Past participants include Joyce J. Scott, Oletha DeVane, Christine Neill, Gloria Askin, Catherine Behrent, Katherine Kavanaugh, Al Zaruba, and Randi Reiss-McCormack, who now teaches with Salamé and became Associate Director at Sol Print Studios. Although there are a growing number of hands-on print studios in the Baltimore-Washington area, Sol Print Studios is one of the few which offers mini-residencies for artists, where they leave the workshop with a portfolio of five to ten ‘exhibition quality’ prints. For this reason, the workshop is particularly appropriate for artists with a developed vision and practice who want to express themselves through printmaking.
A perfectionist with a highly tuned sense of color, Salamé is able to work with each artist on an individual basis to assist them in achieving unique goals and to produce a significant amount of good work in a relatively short time. Jessica Childress, a painter and 2013 MICA graduate, has been the Shop Assistant since 2012 and also provides experienced, hands-on assistance to Sol Print participants.
Sol Print workshops has branched out to include encaustic, chine collé (a type of of printed collage), embossing, and other types of printing techniques. In order to expand printmaking into other fields and media, Salamé has begun to invite other art professionals like Helen Frederick to co-teach paper making and Joyce J. Scott, with glass.
In addition to the time and expertise Salamé brings to the residencies themselves, she continues to work diligently for her students after the workshops are over. She encourages and even creates options for them to exhibit and sell their work, which is quite unusual in the teaching/workshop world.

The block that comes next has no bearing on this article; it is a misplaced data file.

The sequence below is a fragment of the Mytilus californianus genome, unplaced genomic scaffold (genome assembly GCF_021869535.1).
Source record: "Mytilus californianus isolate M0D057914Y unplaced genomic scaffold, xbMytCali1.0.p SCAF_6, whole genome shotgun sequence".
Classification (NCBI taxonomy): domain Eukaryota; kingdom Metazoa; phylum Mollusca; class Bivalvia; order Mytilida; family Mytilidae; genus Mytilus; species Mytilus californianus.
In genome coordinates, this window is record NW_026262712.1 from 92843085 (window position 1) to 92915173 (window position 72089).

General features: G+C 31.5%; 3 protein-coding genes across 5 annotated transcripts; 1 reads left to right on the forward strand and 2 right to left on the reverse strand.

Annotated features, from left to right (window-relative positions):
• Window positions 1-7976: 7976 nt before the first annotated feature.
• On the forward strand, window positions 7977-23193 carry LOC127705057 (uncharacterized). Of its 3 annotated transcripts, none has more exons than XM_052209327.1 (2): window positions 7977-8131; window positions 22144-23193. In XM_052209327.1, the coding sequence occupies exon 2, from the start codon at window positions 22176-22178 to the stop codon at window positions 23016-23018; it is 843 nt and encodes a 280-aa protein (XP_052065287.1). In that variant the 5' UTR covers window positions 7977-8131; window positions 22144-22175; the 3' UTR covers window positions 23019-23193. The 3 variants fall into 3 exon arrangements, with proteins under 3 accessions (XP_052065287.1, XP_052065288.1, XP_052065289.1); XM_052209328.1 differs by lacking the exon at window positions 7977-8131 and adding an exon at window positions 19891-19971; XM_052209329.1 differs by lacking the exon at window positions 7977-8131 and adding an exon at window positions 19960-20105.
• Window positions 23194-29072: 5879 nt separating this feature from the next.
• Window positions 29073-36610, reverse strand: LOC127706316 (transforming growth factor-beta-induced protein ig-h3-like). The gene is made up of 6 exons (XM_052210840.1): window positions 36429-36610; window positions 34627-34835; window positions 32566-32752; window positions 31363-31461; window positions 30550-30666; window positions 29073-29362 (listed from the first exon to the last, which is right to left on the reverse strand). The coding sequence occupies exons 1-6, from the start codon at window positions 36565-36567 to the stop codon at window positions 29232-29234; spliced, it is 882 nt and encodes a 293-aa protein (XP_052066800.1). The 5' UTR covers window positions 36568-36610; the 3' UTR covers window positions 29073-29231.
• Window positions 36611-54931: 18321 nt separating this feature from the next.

In fact, Salamé feels so strongly about the work her students have created, she has encouraged several exhibits of Sol Print Studios student work – at her home, at Stevenson University (curated by Diane di Salvo), and at the Cosmos Club in Washington, DC (curated by Helen Frederick) – to create opportunities for students to be collected by individuals and institutions, furthering the value of their work.
One such event will occur this Sunday, March 30 from 11am – 4 pm at her home and studio on Eutaw Place. This event is an opportunity to find out more about the print shop, to meet the artists that have participated, to view and purchase the artwork created in the studio, and to browse the print collection that Salamé has accumulated with each passing workshop.
“When we came to Baltimore, I had no idea we would stay here this long,” admits Salamé. “Now I don’t think I could call any other place home.” After you have an opportunity to visit her magnificent living space and studio, you may feel the same.
All artists, curators, collectors, and print lovers who are interested in finding out more are invited, as long as you RSVP ([email protected]) no later than March 27. More information can be found at the Sol Print Studios Blog.
* Author Cara Ober is the Founding Editor at Bmoreart
** All photos by Michel Koryta.